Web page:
Despite growing opposition on college campuses to President Reagan's Strategic Defense Initiative (SDI), the Pentagon is having no trouble finding takers for its often lucrative "Star Wars" research contracts.

The issue of whether to take SDI funding has provoked a passionate debate at many universities because of fears that the project may become classified and because of outright opposition to the project.

A group of academic opponents yesterday appeared on Capitol Hill with petitions containing the names of more than 1,300 scientists from at least 21 universities, including 12 Nobel laureates, who have pledged not to accept SDI money.

The petitions state that SDI is "ill-conceived and dangerous," "not technically feasible" and "will only serve to escalate the arms race . . . . "

But in the midst of the controversy, which coincides with diminishing research money from other sources, many engineers and physicists at more than two dozen colleges have accepted SDI contracts while hundreds of others have sent in proposals seeking a piece of what could become the largest source of federal research funds for the next decade.

Scientists seeking SDI funding say that they see no problem with contributing their research to the controversial weapons system since they would be researching the same basic topics regardless. In many cases, these scientists have the stated support of their university administrators and boards of trustees.

One example is Ronald Gilgenbach, a nuclear-engineering professor at the University of Michigan in Ann Arbor, who said he received a $181,000 grant from the Strategic Defense Initiative Office to research laser and electron beam technology. Although his research could eventually be used to make weapons to shoot down enemy missiles, he says that to him it is basic research conducted in the name of scientific inquiry.

"I am doing fundamental research to determine the fundamental laws of nature," he said. "Because SDI is funding it doesn't change the fundamental laws of nature."

In Ann Arbor late last month, the University of Michigan Board of Regents passed a resolution supporting any professor, like Gilgenbach, who chooses to conduct SDI research.

The resolution stated that "scholars who wish "The right to do research should not be infringed." -- University of Michigan regent Thomas Roach to participate in Strategic Defense Initiative research are encouraged to undertake the research" as long as it is in accordance with university rules. University rules prohibit classified research on campus.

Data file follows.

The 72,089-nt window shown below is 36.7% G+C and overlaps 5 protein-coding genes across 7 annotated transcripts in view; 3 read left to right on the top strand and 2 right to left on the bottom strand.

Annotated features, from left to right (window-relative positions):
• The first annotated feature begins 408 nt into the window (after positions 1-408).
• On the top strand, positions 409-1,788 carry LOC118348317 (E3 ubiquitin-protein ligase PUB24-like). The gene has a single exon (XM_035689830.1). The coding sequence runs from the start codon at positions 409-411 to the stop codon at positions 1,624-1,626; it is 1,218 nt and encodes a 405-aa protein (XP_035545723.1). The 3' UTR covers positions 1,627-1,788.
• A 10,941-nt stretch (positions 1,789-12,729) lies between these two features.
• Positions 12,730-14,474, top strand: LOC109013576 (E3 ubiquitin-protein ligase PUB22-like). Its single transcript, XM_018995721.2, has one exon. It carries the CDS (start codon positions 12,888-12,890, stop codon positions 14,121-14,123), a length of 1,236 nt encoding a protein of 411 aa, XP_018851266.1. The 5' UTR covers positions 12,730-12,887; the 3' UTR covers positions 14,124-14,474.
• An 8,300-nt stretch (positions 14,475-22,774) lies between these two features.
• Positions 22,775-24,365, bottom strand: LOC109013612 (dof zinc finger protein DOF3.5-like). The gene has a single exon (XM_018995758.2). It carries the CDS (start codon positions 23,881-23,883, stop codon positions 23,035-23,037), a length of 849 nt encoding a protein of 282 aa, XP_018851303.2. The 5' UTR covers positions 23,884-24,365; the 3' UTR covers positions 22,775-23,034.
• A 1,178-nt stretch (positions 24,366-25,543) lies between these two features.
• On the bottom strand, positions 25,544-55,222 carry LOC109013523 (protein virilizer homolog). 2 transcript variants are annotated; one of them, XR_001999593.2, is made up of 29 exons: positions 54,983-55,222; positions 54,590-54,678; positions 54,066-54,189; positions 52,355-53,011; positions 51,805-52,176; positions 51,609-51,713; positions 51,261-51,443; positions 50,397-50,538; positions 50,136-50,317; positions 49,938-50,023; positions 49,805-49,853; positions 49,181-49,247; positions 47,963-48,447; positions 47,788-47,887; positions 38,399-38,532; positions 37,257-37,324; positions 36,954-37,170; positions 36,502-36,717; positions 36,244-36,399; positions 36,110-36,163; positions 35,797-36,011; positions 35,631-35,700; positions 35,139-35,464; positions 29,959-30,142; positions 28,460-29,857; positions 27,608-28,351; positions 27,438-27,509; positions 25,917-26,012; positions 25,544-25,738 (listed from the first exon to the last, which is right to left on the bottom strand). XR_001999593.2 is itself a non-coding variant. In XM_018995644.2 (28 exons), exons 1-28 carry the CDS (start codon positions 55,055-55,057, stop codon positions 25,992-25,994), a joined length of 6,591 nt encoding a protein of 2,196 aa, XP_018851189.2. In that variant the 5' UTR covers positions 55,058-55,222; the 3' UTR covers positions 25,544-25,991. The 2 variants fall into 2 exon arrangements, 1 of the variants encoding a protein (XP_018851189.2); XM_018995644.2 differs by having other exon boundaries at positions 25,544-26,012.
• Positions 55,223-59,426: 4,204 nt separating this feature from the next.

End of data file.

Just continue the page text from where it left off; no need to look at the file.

"I have no idea whether Star Wars is good or bad, whether it will work or won't work, whether it's in the best or worst interests of our strategic balance," said regent Thomas Roach at a forum on SDI. "But the right to do research should not be infringed."

Scientists leading the the national opposition to SDI research sometimes work out of offices down the hall or across the campus from colleagues who have expressed interest in getting SDI money.

For example, one of the first national anti-SDI petitions was circulated at Cornell University and was signed by two Nobel laureates and noted astronomer Carl Sagan. But the director of Cornell's engineering school has estimated that a quarter of the engineering professors have expressed interest in conducting SDI research.

One professor of electrical engineering, Lester F. Eastman, said SDI money could allow the continuation of his 10-year research into high frequency transistors. "Ours is all open research," Eastman said. "SDI is simply one more source of funding." On behalf of a consortium of scientists, Eastman has submitted a preliminary research proposal.

This unusual faculty debate has forced university administrators to play a delicate balancing role, weighing concerns of academic freedom against worries about becoming too involved with a politically divisive weapons system that ultimately may be deemed classified.

Some schools, like Michigan and Cornell, have issued statements repeating their long-standing opposition to classified research on campus but upheld the right of individual faculty members to conduct SDI research if they wish.

The question of whether SDI research will become classified has fueled faculty protests across the country. That central issue -- more than the added questions about the feasibility of the system -- has prompted Pentagon officials to seek to reassure university administrators in a series of private meetings and public forums.

A few schools maintain deliberate policies allowing -- even encouraging -- classified research on their campuses.

Those schools have been the beneficiaries of considerable SDI funding.

Georgia Tech, for example, which has no prohibitions against classified research, has received eight SDI contracts totaling $35 million over a five-year period, according to Thomas E. Stelson, the school's vice president for research. SDI contracts account for 7 percent of Georgia Tech's research budget.

Stelson said each of the projects funded by SDI money was begun long before Reagan proposed the project. "They are good, solid research programs that we've been seeking funding for for some time," he said.

Stelson said Georgia Tech scientists have been conducting classified research for over a decade, which has made that school's research program one of the fastest growing in the country.

"Our scientists take positions on all sorts of social issues," he said. "But one of the things I think they would find really objectionable would be for one scientist to tell another what kind of research to conduct.

"Many people think it's a raging controversy on campus -- but it's not here," Stelson said.